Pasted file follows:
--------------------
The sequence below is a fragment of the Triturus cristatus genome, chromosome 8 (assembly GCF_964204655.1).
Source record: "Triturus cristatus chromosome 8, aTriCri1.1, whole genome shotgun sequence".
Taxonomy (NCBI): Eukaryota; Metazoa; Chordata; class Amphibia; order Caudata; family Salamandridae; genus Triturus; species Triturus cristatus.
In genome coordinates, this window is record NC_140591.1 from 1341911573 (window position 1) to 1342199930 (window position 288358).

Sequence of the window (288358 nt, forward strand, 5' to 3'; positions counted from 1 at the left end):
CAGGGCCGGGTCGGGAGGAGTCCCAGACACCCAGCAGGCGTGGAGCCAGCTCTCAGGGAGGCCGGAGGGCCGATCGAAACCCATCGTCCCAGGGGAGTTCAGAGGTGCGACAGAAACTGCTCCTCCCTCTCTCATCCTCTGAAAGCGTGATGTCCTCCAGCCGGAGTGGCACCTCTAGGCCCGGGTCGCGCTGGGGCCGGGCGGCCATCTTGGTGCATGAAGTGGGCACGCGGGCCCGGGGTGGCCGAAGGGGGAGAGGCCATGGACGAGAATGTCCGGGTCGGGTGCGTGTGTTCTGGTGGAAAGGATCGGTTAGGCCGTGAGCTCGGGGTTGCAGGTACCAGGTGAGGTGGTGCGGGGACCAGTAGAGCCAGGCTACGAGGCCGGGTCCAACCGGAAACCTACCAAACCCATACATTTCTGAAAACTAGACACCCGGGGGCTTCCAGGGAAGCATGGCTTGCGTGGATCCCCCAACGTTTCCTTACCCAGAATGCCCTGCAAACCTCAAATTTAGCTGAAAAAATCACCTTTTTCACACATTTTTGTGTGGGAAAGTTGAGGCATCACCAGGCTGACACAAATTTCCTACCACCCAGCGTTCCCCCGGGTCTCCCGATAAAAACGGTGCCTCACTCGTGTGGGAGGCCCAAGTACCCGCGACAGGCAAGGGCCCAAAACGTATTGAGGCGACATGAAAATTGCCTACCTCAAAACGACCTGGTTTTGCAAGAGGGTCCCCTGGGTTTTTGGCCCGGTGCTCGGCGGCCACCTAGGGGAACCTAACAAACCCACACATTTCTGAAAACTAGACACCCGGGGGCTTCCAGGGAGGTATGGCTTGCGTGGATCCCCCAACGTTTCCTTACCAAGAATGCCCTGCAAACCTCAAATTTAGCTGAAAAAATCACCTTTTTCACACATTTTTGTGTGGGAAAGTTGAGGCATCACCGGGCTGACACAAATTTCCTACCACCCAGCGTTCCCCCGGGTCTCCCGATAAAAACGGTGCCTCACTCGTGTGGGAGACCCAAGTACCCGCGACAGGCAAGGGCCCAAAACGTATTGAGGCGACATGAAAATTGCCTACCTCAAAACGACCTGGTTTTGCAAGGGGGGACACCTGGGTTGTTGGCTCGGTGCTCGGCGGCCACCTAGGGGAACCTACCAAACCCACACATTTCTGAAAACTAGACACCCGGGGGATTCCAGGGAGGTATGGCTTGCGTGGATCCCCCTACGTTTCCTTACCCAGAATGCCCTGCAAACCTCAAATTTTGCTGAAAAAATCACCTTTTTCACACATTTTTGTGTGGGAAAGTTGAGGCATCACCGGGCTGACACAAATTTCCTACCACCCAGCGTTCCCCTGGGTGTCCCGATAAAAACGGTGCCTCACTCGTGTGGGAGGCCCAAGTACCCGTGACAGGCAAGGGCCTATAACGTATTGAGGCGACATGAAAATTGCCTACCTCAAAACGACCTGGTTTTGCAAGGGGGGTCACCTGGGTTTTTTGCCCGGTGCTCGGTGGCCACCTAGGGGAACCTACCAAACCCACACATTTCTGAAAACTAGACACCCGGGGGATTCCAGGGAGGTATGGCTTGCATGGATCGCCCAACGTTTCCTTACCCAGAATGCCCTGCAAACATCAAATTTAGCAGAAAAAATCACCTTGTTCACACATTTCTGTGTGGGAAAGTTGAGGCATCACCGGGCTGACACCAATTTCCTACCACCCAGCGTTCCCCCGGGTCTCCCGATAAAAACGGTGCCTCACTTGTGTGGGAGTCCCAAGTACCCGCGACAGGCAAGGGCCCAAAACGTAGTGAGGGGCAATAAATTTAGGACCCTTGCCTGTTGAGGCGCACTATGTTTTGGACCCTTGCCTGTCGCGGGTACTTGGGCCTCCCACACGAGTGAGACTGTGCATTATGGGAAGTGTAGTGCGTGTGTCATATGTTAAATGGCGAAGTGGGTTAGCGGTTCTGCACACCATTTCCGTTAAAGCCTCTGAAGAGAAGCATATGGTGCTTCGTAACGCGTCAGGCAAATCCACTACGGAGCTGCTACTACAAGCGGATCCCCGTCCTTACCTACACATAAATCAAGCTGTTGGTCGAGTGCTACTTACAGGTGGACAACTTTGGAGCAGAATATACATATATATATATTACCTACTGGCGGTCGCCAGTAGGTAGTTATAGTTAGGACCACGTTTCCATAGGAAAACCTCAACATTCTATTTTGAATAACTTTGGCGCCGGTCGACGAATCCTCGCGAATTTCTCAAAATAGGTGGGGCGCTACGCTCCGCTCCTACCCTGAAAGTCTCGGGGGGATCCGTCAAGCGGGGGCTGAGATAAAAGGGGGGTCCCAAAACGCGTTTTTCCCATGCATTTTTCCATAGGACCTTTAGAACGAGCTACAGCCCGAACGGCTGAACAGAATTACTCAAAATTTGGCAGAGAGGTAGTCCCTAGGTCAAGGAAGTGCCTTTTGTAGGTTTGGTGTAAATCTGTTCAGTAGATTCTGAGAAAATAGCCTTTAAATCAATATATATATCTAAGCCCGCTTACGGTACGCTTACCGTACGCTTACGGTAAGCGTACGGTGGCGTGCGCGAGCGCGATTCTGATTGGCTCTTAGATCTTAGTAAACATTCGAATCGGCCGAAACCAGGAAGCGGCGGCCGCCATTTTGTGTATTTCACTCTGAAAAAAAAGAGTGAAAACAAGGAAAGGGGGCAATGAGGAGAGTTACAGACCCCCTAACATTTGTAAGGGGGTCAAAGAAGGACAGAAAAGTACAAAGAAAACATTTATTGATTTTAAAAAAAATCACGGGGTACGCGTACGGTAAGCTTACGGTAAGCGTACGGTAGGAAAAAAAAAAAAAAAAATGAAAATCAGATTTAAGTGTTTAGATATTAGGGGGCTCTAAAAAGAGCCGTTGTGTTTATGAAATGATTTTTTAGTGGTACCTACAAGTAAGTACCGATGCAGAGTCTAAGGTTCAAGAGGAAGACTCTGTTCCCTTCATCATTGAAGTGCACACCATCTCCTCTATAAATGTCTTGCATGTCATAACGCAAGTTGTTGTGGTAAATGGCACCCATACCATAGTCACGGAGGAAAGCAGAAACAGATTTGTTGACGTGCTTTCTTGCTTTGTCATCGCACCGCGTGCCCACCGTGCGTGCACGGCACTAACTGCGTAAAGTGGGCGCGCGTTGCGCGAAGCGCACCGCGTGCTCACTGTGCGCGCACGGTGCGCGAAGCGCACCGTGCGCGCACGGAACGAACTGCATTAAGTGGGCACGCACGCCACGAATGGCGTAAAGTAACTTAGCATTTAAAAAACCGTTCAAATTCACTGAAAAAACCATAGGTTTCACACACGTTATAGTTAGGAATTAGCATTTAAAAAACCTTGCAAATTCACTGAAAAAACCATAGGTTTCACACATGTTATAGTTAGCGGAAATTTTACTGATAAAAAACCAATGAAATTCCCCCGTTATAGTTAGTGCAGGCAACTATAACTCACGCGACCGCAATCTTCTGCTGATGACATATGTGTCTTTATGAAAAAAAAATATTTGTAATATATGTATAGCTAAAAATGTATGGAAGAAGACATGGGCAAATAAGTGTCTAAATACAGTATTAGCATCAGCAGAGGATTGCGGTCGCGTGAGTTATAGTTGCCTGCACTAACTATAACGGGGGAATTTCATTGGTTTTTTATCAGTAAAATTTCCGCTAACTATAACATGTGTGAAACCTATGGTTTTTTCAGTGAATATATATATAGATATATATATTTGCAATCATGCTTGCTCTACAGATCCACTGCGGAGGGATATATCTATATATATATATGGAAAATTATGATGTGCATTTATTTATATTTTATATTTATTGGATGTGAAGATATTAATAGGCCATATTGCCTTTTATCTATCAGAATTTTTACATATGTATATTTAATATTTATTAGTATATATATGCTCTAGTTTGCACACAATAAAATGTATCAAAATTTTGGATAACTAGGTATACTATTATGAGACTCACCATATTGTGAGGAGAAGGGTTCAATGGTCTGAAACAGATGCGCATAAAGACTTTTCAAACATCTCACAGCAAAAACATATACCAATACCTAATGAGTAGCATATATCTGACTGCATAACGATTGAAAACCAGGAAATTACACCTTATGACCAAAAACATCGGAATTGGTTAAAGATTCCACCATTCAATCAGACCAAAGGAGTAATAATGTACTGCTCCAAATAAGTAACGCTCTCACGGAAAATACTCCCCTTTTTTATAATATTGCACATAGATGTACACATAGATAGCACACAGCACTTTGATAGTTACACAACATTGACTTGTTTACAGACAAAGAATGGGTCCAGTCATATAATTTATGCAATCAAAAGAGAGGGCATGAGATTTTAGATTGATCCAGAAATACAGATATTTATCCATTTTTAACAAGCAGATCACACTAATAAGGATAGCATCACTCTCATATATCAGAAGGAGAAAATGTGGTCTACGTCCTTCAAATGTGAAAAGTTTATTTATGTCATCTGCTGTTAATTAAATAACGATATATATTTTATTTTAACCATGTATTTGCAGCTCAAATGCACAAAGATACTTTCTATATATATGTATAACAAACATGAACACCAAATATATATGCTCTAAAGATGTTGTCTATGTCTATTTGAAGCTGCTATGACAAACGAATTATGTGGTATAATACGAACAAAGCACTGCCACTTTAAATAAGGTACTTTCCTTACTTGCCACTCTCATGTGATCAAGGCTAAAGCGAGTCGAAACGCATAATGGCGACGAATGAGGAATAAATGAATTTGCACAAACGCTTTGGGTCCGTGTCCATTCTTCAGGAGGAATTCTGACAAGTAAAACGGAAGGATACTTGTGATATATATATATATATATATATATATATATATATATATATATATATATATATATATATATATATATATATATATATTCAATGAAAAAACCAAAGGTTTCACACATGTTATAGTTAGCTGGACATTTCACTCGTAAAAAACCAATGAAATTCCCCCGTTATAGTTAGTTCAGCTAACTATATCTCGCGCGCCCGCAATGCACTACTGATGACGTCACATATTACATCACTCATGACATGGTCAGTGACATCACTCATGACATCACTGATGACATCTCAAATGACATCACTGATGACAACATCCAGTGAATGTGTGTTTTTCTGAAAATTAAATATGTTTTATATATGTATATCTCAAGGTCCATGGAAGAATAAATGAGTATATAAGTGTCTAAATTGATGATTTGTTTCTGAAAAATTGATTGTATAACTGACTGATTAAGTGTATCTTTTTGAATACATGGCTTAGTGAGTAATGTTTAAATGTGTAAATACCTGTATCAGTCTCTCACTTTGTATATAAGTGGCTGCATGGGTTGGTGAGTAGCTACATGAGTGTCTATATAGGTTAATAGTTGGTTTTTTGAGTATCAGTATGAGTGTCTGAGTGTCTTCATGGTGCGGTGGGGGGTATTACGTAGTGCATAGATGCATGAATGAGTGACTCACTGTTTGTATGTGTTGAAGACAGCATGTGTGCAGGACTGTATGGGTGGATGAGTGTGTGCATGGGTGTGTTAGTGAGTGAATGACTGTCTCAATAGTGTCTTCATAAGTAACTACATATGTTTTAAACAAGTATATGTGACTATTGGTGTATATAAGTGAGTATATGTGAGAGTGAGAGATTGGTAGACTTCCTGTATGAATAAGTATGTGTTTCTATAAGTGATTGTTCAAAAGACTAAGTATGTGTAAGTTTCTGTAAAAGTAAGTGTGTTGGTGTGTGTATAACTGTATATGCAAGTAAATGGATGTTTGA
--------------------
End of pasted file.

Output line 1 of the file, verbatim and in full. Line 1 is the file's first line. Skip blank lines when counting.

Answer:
The sequence below is a fragment of the Triturus cristatus genome, chromosome 8 (assembly GCF_964204655.1).